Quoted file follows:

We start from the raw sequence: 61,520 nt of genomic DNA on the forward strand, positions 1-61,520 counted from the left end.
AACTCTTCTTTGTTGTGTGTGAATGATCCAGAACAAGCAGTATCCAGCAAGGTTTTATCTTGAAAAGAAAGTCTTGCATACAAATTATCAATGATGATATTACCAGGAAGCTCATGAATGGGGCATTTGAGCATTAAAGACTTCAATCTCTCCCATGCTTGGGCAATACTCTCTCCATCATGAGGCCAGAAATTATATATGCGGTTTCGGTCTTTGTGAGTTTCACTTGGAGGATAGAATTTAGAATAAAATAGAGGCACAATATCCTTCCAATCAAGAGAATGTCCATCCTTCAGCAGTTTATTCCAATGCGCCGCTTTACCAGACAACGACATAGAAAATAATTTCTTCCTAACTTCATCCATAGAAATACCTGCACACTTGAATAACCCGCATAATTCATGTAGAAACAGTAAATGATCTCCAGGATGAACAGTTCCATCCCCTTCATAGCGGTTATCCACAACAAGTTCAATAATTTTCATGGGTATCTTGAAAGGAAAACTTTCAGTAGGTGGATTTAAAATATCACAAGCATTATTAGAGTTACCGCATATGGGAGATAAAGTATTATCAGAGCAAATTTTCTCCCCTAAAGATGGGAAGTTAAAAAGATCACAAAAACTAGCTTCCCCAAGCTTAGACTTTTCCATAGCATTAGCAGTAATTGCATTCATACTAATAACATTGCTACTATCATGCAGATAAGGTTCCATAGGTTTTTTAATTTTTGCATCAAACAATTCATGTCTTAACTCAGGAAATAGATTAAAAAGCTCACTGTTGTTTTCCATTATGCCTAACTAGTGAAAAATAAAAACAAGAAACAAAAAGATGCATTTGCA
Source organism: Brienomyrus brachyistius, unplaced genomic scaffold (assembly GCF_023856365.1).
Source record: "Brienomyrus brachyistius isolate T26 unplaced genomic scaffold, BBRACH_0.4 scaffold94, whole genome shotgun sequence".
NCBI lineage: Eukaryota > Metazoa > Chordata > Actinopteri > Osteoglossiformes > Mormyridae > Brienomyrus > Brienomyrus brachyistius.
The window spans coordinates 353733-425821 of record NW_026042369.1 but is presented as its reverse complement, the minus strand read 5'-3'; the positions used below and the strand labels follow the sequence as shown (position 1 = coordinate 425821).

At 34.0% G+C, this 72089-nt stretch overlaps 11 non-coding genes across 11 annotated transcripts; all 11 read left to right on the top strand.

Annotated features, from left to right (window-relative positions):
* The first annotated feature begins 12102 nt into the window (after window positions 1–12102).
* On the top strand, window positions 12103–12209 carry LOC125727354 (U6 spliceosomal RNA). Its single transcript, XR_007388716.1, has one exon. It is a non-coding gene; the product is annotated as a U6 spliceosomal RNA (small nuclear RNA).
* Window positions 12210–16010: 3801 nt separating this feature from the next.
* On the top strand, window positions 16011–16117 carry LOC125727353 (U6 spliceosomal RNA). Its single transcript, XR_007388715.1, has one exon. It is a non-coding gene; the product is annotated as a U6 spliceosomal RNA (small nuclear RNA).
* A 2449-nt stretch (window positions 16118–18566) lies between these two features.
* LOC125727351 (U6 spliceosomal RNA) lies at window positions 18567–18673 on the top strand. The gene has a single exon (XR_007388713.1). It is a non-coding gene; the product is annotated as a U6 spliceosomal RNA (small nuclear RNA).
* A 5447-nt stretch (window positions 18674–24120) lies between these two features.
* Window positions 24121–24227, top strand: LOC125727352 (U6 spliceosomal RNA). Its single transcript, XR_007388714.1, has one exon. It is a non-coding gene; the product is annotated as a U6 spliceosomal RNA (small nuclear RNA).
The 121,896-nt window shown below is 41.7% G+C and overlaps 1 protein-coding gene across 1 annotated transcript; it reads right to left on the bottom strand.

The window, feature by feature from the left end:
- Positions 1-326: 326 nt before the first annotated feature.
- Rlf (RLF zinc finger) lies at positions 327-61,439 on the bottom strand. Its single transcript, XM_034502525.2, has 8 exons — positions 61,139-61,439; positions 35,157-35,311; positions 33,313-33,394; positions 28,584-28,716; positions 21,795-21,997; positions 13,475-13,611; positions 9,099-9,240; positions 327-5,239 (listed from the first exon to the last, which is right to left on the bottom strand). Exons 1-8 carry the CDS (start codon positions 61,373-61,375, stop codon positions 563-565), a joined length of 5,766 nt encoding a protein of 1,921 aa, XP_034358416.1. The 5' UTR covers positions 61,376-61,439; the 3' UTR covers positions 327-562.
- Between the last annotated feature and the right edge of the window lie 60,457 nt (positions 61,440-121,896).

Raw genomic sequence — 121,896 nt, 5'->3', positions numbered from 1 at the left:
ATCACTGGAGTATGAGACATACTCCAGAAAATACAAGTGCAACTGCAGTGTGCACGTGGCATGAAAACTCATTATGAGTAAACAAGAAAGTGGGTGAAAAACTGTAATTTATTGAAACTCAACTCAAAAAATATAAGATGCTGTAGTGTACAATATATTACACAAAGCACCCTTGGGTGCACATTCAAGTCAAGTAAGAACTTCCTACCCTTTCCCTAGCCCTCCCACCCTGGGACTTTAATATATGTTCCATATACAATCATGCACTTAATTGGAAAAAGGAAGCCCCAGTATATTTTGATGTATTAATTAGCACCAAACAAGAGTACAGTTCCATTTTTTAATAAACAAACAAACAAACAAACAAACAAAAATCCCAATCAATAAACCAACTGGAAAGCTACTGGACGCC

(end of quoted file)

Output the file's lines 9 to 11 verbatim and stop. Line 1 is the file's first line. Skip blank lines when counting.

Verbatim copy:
* The first annotated feature begins 12102 nt into the window (after window positions 1–12102).
* On the top strand, window positions 12103–12209 carry LOC125727354 (U6 spliceosomal RNA). Its single transcript, XR_007388716.1, has one exon. It is a non-coding gene; the product is annotated as a U6 spliceosomal RNA (small nuclear RNA).
* Window positions 12210–16010: 3801 nt separating this feature from the next.